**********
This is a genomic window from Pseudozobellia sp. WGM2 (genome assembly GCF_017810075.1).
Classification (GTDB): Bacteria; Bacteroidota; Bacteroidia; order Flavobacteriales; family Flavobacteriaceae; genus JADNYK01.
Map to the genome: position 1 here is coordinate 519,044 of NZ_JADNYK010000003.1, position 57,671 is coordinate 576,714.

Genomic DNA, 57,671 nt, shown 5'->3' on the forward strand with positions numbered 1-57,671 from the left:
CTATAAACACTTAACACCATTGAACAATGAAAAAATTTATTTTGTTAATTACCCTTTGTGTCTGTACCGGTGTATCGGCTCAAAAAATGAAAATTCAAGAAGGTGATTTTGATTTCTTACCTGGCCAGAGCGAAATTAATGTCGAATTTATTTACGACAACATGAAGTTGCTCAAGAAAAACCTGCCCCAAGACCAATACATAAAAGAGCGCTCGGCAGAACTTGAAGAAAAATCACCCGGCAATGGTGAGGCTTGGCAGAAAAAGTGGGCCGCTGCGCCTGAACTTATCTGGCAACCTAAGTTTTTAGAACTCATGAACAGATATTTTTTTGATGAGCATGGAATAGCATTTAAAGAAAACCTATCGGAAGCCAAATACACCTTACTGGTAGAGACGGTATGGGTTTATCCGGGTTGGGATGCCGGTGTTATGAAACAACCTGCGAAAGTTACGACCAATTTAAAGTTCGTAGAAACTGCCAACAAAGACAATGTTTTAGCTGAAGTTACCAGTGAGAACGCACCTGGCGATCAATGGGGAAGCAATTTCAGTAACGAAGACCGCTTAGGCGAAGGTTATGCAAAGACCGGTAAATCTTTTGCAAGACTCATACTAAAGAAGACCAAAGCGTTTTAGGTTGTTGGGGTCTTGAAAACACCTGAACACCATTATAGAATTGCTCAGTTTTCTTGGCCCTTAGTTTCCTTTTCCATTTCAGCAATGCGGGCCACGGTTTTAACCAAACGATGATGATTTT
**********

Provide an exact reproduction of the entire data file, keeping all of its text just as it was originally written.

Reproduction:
This is a genomic window from Pseudozobellia sp. WGM2 (genome assembly GCF_017810075.1).
Classification (GTDB): Bacteria; Bacteroidota; Bacteroidia; order Flavobacteriales; family Flavobacteriaceae; genus JADNYK01.
Map to the genome: position 1 here is coordinate 519,044 of NZ_JADNYK010000003.1, position 57,671 is coordinate 576,714.

Genomic DNA, 57,671 nt, shown 5'->3' on the forward strand with positions numbered 1-57,671 from the left:
CTATAAACACTTAACACCATTGAACAATGAAAAAATTTATTTTGTTAATTACCCTTTGTGTCTGTACCGGTGTATCGGCTCAAAAAATGAAAATTCAAGAAGGTGATTTTGATTTCTTACCTGGCCAGAGCGAAATTAATGTCGAATTTATTTACGACAACATGAAGTTGCTCAAGAAAAACCTGCCCCAAGACCAATACATAAAAGAGCGCTCGGCAGAACTTGAAGAAAAATCACCCGGCAATGGTGAGGCTTGGCAGAAAAAGTGGGCCGCTGCGCCTGAACTTATCTGGCAACCTAAGTTTTTAGAACTCATGAACAGATATTTTTTTGATGAGCATGGAATAGCATTTAAAGAAAACCTATCGGAAGCCAAATACACCTTACTGGTAGAGACGGTATGGGTTTATCCGGGTTGGGATGCCGGTGTTATGAAACAACCTGCGAAAGTTACGACCAATTTAAAGTTCGTAGAAACTGCCAACAAAGACAATGTTTTAGCTGAAGTTACCAGTGAGAACGCACCTGGCGATCAATGGGGAAGCAATTTCAGTAACGAAGACCGCTTAGGCGAAGGTTATGCAAAGACCGGTAAATCTTTTGCAAGACTCATACTAAAGAAGACCAAAGCGTTTTAGGTTGTTGGGGTCTTGAAAACACCTGAACACCATTATAGAATTGCTCAGTTTTCTTGGCCCTTAGTTTCCTTTTCCATTTCAGCAATGCGGGCCACGGTTTTAACCAAACGATGATGATTTT